SAN SALVADOR, El Salvador -- It was a story of hope: a Central American sweatshop transformed into a unionized, worker-run apparel factory thanks to nearly $600,000 in loans and donations, including help from retailers Gap and Land's End, and the AFL-CIO.
Boosters traveled to U.S. college campuses and church basements, promoting the Just Garments plant in El Salvador as a company looking to do well by doing right by employees. Impoverished Salvadorans saw a chance to earn better wages and to have a say in their future.
"We had a dream," said Esperanza Caridad Mejia, a sewing machine operator.
In the end, that's all it was.
Just Garments closed in April, owing 55 former workers $65,000 in back pay and benefits, according to a union official. Employees say they never made more than minimum wage. Many weeks they didn't get paid at all. Some have come forward alleging poor working conditions and unjust firings.
Despite the funds from major retailers and others, steady contracts never materialized. A lender is questioning how money was spent.
Just Garments is now caught in a tangle of recriminations and legal action. The closing has unraveled the once close-knit workforce, split progressive organizations that normally would be allied, and put some U.S. anti-sweatshop groups in the position of having backed a project now accused of engaging in some of the very practices they condemn.
It also has prompted soul-searching by supporters who admit that operating a sweatshop-free factory profitably is easier in theory than reality. Just Garments, some say, lacked sufficient capital, seasoned management or even a market for its products.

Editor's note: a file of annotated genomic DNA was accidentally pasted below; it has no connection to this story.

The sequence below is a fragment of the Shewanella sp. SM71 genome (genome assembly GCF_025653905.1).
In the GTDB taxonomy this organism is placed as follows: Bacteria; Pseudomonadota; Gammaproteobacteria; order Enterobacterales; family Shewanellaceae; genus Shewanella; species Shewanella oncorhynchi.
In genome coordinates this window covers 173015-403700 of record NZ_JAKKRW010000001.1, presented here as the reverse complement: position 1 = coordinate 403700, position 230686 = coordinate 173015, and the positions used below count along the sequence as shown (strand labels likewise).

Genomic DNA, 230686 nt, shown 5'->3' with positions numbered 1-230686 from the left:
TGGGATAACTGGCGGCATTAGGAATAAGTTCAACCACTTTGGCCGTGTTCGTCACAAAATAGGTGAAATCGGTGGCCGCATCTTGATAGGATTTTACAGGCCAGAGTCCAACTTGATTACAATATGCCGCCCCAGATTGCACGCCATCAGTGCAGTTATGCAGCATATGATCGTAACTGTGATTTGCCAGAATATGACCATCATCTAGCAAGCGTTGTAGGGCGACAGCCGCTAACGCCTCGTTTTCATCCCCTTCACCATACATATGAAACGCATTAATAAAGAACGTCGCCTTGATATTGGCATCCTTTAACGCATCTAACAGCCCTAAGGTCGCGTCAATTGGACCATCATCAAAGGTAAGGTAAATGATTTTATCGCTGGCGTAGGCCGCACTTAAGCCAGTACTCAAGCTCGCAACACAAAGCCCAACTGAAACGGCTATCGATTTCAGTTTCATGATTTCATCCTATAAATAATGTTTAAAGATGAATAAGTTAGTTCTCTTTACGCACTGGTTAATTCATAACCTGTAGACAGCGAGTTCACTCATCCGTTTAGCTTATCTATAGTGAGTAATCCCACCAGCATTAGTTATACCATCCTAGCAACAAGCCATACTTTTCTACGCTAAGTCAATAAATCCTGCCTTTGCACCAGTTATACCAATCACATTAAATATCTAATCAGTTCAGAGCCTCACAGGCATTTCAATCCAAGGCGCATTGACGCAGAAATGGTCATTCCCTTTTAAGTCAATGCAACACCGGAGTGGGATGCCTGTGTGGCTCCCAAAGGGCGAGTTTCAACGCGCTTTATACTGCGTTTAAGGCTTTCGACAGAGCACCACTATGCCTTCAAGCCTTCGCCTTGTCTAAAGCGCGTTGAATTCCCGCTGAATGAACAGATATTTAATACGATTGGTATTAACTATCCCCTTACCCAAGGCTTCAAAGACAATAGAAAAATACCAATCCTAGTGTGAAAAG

"It was not a recipe for success," said Scott Nova, executive director of the Worker Rights Consortium, a Washington, D.C., nonprofit that helped broker a $53,000 contribution of machinery and textiles from Land's End to the venture.
Just Garments emerged from the wreckage of a shuttered Taiwanese garment contractor called Tainan Enterprises. The company closed its Salvadoran operations in 2002 after employees won legal recognition of a union and asked for contract negotiations. Jobless workers were blacklisted from nearby clothing plants, according to anti-sweatshop activists, who pressured some U.S. retailers doing business with Tainan to intervene.
A deal was reached in late 2002. Tainan provided sewing machines and $160,000 in capital to start a factory controlled by unionized employees.
But the company struggled. Tainan didn't supply promised technical assistance. The shop couldn't attract a veteran leader, settling on a manager with limited experience who didn't stick around long. It spent months and much of its start-up capital rehabbing a decrepit facility in Soyapango, an industrial suburb of El Salvador's capital.
When Just Garments opened for business in early 2004, the plan was to manufacture cargo pants for Gap, a former Tainan customer that agreed to give the plant a test order as part of the settlement with workers. But the factory couldn't meet the retailer's quality standards. So Gap paid for a consultant to help it improve its performance and kicked in a $124,000 development grant in exchange for ending the production relationship.